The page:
Decades after World War II, it seems the Germans are trying to take over again.
This time, it’s by subtly renaming English places on Google Maps.
This afternoon, I had to look up White City in London (where BBC TV is based) and discovered it’s been renamed White Stadt by Google.
Thankfully, Hertford’s still Hertford and not Hirschfurt. Don’t mention the Ware.
There I was, at the pool, minding my own business, when I noticed a very old man swimming in the slow lane and realised he was going backwards.
At first, I thought I was imagining it. But, no, he was doing breast stroke – but heading in the wrong direction.
Next time, he went past doing back stroke, backwards again – with his feet going first.
It was extremely odd.
Did he do everything backwards? I wondered. Did he have a peculiar neurological condition?
A few minutes later, I’d finished and headed for the sauna.
And there he was, on a sun lounger – upside down – head right at the bottom, legs going up the slope for your back, feet up where your head should be.
I considered actually lurking in the foyer later, to see whether he walked out backwards, but thought better of it.
I woke up in a panic this morning, realising I was out of coffee. And Waitrose doesn’t open till 10.
Then, caught in a shaft of heavenly sunlight (metaphorical), I espied it on the kitchen bench. My coffee jar. Full. I’d forgotten about buying fresh coffee on Saturday.
It was a bit like when you think you have to go to the cashpoint then discover a £20 note in your pocket. Or you wake up convinced it’s Monday, then realise it’s Sunday.
Sorry to sound like a vicar, but such moments make life worth living I feel.
There’s no word for them though. Are they Microblessings? Nanotreats? Paradigm Shiftettes?
I was shocked to see these genuine photos of controversial genetic species blends, such as this catpanda and duckmogg, on a disturbing GM Pets website
Bolly and I are big fans of this website featuring cats photobombing dogs (and vice versa – but cats are better at it).
As you know, Boll sticks her tongue out pretty regularly – sometimes for ten minutes at a time. So we were relieved to discover it’s normal, when we stumbled on a website devoted to cats sticking their tongues out
Amazing and very funny clip of a pet porcupine who thinks he’s a puppy
I was in Tescos earlier and overheard a yoof on his mobile.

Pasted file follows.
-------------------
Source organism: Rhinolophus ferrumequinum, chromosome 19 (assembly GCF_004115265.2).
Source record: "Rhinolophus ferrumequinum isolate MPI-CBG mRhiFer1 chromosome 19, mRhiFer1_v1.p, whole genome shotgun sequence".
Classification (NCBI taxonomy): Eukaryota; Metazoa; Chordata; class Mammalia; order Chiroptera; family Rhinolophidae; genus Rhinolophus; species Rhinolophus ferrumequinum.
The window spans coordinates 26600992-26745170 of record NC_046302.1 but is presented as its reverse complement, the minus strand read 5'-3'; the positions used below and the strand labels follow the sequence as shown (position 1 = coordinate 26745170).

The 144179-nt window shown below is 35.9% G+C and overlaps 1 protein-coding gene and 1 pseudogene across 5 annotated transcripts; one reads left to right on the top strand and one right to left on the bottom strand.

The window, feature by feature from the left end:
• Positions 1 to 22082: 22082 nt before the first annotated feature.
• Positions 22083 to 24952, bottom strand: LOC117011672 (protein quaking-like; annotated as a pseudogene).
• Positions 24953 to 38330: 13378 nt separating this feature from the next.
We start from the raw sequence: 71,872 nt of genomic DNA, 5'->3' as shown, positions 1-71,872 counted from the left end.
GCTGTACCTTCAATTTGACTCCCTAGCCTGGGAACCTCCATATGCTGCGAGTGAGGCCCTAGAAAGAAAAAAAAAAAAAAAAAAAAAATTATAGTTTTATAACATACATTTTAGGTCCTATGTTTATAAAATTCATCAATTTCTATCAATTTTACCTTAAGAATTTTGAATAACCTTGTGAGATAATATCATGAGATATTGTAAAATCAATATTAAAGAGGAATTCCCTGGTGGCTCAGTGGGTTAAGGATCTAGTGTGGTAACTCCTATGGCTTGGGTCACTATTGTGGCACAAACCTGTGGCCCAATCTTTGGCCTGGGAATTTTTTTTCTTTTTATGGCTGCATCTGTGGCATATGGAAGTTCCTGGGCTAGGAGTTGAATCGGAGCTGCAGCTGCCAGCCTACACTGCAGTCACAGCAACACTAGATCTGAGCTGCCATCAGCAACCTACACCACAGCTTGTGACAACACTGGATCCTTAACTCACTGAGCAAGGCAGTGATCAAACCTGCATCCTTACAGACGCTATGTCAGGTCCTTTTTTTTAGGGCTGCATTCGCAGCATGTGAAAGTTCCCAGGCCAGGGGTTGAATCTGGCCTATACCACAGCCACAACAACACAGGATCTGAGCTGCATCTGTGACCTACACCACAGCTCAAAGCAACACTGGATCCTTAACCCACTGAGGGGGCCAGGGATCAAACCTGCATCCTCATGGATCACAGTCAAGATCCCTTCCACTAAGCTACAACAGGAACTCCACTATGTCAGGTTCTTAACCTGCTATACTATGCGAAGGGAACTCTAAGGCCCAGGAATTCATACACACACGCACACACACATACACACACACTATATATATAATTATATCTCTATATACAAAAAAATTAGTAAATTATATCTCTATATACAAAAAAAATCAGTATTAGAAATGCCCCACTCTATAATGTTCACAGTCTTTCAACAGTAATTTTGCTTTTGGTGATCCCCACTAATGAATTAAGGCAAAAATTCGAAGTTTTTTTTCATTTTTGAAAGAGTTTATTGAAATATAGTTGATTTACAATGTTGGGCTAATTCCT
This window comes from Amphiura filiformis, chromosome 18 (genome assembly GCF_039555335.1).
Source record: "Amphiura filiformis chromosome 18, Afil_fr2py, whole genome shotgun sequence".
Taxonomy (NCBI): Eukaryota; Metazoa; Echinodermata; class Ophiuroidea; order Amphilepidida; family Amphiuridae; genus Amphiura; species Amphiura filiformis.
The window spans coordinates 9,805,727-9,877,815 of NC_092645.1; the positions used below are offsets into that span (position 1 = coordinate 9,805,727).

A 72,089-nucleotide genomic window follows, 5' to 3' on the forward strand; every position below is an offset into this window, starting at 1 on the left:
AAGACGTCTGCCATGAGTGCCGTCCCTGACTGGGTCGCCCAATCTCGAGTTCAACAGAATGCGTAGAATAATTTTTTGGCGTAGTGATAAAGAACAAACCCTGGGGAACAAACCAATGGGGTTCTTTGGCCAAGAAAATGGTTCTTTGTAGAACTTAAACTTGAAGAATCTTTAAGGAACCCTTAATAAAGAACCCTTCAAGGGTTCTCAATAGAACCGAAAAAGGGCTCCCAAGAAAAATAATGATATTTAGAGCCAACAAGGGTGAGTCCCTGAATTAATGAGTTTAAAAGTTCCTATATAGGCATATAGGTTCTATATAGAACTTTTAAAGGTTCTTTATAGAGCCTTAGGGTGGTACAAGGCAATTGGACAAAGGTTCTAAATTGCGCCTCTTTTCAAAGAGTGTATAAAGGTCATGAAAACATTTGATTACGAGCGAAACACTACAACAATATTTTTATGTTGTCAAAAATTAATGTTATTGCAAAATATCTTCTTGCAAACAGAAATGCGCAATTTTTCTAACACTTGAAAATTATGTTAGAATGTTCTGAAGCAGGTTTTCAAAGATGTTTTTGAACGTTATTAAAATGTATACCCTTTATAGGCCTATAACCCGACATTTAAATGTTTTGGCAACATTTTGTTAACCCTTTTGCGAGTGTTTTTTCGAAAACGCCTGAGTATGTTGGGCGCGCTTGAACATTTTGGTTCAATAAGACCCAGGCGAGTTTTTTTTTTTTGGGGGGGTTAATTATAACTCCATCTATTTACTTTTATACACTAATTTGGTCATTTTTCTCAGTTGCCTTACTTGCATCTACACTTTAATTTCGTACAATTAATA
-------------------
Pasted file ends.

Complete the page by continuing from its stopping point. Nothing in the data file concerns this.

‘All right, cool cool,’ he said. Only it sounded more like, ‘All rah cuckoo.’ And he said it again.
All rah cuckoo.
And again –
All rah cuckoo. All rah cuckoo. All rah cuckoo. All rah cuckoo. All rah cuckoo. All rah cuckoo. All rah cuckoo.
A few minutes later, I walked past him again, on the aisle where they keep the Battenbergs and Mr Kiplings Cherry Bakewells. And, yes, you’ve guessed, he was still on his mobile, saying –
All rah cuckoo. All rah cuckoo. All rah cuckoo. All rah cuckoo. All rah cuckoo. All rah cuckoo. All rah cuckoo. All rah cuckoo. All rah cuckoo. All rah cuckoo. All rah cuckoo. All rah cuckoo. All rah cuckoo. All rah cuckoo. All rah cuckoo. All rah cuckoo. All rah cuckoo. All rah cuckoo. All rah cuckoo. All rah cuckoo
(fade, with reverb)
An elderly relative recently referred to people getting squiffy after a few drinks, which I imagine to be tipsy with added staggering.
But it’s not as bad as pallatic (which, as far as I know, is a Geordie mispronunciation of paralytic).
There are some great terms for ‘drunk’. The ‘on’ ones are quite good –
on a bun
on the turps
and the splendidly British
on a campaign
I like some of the similes too –
drunk as a Plymouth fiddler
drunk as puffed up pigeons
boiled as an owl
The celeb terms weirdly don’t refer to famous drunks, but they sound right, which is the important thing –
Thora Hirded and
As for terms derived from place names, well, they’re pretty obvious I’m afraid –
Over-served is one of my favourites, as it’s so understated, in a Maggie Smith sort of way.
Other terms I like include –
Another expression for drunk is, of course, ‘as p****ed as a newt’. But, oddly, newts aren’t noted in the amphibian community for binge drinking in newtclubs.
The simile is actually derived from ‘as p***ed as a mute‘.
Mutes were professional mourners, who operated in the UK from about 1600 to 1914. They were hired to stand around silently at funerals with gloomy, pathetic faces. In Victorian times, they wore black cloaks and top hats.
A character in Dickens says of young Oliver Twist, ‘There’s an expression of melancholy in his face, my dear, which is very interesting. He would make a delightful mute.’
Presumably they also attended post-funeral drinks and became notorious for getting p***ed.